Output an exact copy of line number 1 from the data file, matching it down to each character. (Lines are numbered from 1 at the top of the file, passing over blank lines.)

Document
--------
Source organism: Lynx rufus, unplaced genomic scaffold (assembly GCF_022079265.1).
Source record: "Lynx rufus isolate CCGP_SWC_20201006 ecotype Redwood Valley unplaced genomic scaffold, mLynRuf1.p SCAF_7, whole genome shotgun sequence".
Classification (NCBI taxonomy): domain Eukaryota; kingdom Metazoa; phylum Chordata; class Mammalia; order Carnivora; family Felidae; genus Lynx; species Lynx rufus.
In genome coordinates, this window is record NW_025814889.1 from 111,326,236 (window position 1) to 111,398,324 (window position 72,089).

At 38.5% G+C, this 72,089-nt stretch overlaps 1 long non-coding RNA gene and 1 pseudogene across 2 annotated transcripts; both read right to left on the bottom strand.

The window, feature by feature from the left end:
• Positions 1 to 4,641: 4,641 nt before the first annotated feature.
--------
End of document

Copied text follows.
Source organism: Lynx rufus, unplaced genomic scaffold (assembly GCF_022079265.1).